3) What do they buy tickets with?
Mom Pteranadon buys tickets for the kids when they go places. What does she buy them with? Does she get change? Where does she stash said change (they don’t wear clothes)? How much do they cost? What use is the money anywhere else? If this is some kind of self-contained currency system (like the tokens at Dave and Busters), how does she buy in? Maybe the tickets are free, but again, then, why the hell is this being done?
4) Why is the Conductor wearing clothes?
No other dinosaurs wear clothing. None. What is with this guy? Even assuming somebody had the idea for clothing, what purpose would it serve? Dinosaurs are exothermic, so it isn’t like it would keep him warm, precisely. Of course, we also get back to the question of who makes the damn stuff. Is there a dino-tailor somewhere?
5) What happened to predation?
When the family meets an apex predator (like a T-Rex), why does the scene never end with the family being devoured? What’s going to happen to this family when their T-Rex “son” grows up and eats his “sister?” Why doesn’t anybody talk about this? How are they all still friends, dammit?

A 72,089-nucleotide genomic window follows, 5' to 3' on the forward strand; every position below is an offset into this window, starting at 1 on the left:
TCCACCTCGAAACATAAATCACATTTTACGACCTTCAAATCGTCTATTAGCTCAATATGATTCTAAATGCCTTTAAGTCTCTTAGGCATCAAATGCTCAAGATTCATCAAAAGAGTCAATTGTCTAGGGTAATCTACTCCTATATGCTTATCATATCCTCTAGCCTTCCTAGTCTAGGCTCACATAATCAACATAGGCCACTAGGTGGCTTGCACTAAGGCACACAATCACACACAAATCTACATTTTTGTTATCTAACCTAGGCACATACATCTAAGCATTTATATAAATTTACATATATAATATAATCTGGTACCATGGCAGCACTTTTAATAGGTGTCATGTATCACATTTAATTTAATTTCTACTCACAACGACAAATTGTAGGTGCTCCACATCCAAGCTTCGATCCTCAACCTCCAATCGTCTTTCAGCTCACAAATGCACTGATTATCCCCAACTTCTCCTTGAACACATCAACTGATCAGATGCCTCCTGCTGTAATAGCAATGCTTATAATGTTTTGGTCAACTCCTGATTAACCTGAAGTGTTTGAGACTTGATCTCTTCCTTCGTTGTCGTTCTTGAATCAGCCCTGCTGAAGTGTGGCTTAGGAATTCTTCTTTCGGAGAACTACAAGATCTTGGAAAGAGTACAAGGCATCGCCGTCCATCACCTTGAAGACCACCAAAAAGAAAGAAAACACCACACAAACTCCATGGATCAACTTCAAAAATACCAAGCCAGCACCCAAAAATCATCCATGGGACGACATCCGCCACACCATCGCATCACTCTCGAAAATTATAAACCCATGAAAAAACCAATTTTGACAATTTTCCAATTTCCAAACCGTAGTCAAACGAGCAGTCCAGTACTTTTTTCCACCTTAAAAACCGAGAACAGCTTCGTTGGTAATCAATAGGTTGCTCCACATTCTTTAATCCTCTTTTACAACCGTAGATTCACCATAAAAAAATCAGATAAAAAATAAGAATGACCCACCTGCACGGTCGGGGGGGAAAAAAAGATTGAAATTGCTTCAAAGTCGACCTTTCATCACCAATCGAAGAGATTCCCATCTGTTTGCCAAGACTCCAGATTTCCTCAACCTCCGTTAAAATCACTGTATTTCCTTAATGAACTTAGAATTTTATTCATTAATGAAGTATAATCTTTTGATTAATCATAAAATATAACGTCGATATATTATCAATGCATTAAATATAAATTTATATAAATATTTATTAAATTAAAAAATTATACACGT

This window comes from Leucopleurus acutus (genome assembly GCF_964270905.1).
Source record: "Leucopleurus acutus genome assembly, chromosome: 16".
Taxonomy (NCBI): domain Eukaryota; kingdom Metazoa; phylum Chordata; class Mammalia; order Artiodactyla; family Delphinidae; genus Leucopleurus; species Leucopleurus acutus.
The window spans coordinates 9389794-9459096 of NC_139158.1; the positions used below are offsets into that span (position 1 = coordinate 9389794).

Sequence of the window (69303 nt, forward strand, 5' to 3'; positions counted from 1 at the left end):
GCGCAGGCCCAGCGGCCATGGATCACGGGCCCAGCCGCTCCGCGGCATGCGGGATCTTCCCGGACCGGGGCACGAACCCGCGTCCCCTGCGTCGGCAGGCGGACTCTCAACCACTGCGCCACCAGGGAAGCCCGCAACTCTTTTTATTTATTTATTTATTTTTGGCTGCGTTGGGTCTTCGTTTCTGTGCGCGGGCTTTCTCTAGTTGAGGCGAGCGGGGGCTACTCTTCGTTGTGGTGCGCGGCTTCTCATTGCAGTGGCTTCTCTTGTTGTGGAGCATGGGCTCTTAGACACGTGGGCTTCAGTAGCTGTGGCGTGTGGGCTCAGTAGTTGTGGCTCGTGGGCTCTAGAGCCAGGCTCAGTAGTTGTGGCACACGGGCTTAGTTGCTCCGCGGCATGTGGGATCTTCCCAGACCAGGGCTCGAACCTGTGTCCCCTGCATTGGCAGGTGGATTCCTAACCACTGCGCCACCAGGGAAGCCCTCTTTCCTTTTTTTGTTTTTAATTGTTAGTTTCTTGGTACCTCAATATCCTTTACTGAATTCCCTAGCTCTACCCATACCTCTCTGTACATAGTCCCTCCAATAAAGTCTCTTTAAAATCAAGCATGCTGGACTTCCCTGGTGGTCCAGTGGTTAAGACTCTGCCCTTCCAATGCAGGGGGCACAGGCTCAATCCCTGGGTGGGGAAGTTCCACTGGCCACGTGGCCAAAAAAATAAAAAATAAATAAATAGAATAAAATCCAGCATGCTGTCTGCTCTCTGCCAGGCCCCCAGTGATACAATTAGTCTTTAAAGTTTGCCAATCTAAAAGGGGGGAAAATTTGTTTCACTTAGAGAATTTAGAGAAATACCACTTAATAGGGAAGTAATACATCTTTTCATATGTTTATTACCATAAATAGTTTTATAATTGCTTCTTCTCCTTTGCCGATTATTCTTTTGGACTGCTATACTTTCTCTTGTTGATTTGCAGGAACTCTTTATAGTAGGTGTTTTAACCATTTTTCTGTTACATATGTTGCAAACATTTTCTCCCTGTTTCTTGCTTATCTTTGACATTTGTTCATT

My Working Theory
So, retain my sanity, I have developed a working theory, here. It’s a bad one, but still:
Okay, take for granted that the dinosaurs can talk to each other – that’s just a gimmie. Turns out all paleontologists are wrong on that for some damned reason or we’re dealing with a hyper-intelligent subset of the dinosaur population that had a monolith dropped in their midst or something. Anyway, in the midst of their prehistoric savagery, in pops Doctor Emmett Brown on his – you guessed it – his time travelling train. Now, they’re stuck in the Cretaceous Period with no train tracks and, therefore, no way to get up to 88 miles an hour and out of there.